Harry S. Truman Presidential Library & Museum

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Harry S. Truman
1945-1953


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Provided courtesy of The American Presidency Project.  John Woolley and Gerhard Peters. University of California, Santa Barbara.
  215. Statement by the President Making Public a Report by the Civil Rights Committee  
October 29, 1947

THE PRESIDENT'S Civil Rights Committee has just submitted its report. I am going to read and study this report with great care and I recommend to all my countrymen that they do the same thing.

I created this Committee with a feeling of urgency. No sooner were we finished with the war than racial and religious intolerance began to appear and threaten the very things we had just fought for.

In times past, when our American freedoms were threatened, groups of our citizens banded together and set out on paper the principles they felt would preserve freedom and the kinds of action that would defend freedom.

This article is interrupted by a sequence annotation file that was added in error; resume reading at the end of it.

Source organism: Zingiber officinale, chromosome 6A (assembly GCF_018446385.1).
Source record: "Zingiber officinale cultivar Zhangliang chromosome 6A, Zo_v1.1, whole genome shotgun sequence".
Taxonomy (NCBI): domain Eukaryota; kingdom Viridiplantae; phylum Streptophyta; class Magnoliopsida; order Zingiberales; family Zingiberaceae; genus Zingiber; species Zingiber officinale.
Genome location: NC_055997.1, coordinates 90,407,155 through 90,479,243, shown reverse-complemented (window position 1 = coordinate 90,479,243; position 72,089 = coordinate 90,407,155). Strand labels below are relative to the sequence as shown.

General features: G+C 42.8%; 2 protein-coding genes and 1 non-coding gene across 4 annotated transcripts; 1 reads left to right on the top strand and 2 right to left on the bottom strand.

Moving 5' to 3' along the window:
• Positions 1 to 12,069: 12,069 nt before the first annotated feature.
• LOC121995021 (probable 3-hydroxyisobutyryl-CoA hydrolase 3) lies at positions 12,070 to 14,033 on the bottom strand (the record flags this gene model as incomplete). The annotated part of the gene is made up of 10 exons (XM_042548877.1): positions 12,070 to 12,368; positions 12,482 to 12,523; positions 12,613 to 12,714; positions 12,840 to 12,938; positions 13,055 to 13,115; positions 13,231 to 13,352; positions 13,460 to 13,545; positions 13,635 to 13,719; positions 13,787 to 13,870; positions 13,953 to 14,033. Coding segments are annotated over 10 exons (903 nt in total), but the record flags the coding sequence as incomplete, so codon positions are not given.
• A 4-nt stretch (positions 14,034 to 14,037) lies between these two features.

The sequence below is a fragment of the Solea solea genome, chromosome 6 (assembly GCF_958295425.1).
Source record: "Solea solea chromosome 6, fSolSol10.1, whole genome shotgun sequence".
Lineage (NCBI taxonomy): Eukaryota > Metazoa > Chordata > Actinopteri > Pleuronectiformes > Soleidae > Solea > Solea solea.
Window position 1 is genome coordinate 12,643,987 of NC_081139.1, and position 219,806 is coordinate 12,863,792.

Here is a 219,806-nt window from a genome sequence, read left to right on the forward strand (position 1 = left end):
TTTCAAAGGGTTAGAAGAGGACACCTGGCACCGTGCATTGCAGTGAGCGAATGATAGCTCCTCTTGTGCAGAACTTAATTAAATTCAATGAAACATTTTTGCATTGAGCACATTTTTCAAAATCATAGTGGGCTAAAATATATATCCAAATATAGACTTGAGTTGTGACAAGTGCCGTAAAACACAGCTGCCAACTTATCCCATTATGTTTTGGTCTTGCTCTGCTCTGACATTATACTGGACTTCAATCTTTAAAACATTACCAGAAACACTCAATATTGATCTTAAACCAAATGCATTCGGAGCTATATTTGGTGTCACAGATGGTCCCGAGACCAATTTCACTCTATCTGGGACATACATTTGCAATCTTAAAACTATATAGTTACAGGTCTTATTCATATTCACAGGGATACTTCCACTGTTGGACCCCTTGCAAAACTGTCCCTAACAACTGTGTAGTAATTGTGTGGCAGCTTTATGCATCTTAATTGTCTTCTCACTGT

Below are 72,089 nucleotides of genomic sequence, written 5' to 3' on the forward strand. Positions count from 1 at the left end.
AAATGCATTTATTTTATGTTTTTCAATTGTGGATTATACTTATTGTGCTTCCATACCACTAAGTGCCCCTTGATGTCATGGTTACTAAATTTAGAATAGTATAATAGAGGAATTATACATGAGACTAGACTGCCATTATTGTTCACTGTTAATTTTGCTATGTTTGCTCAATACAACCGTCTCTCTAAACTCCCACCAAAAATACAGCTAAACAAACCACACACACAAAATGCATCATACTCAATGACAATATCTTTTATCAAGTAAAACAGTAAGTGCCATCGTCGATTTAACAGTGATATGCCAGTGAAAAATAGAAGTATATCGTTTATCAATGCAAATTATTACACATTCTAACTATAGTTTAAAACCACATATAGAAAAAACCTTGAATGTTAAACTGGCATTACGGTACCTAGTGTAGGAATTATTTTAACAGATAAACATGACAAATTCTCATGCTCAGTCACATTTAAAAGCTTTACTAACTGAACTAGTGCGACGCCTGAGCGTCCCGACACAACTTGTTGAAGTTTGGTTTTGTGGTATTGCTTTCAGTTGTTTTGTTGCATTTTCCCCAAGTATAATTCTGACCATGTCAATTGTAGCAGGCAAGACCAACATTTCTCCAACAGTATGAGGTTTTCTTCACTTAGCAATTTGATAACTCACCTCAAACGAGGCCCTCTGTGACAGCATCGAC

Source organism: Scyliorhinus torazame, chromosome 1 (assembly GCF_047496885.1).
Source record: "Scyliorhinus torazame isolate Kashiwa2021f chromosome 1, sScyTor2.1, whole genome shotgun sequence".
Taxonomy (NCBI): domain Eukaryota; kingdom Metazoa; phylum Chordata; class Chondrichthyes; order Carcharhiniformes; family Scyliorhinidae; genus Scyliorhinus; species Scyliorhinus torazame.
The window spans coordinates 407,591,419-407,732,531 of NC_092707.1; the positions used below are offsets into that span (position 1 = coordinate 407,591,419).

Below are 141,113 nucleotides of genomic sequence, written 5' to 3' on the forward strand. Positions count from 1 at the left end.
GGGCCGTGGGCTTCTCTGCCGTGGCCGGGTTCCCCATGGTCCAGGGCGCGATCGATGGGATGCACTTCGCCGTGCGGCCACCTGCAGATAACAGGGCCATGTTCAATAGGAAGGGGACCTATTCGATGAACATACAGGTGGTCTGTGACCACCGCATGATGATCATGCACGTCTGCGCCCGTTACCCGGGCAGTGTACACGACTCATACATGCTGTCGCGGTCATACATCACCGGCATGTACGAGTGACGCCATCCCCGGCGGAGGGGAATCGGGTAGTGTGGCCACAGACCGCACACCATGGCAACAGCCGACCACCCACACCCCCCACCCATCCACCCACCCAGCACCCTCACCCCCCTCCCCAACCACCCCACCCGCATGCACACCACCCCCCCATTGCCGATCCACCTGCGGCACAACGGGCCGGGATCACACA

The Declaration of Independence was that kind of document, and I notice that the title of this report is taken from the Declaration of Independence. I hope this Committee has given us as broad a document as that--an American charter of human freedom in our time.

The need for such a charter was never greater than at this moment. Men of good will everywhere are striving, under great difficulties, to create a worldwide moral order, firmly established in the life of nations. For us here in America, a new charter of human freedom will be a guide for action; and in the eyes of the world, it will be a declaration of our renewed faith in the American goal--the integrity of the individual human being, sustained by the moral consensus of the whole Nation, protected by a Government based on equal freedom under just laws.

The members of this Committee are busy men and women. We all owe them a debt of gratitude. I feel I am speaking for all Americans when I thank them for their selfish, devoted service.

NOTE: The Committee's report is entitled "To Secure These Rights" (Government Printing 1947, 178 pp.).
 
Provided courtesy of The American Presidency Project.  John Woolley and Gerhard Peters. University of California, Santa Barbara.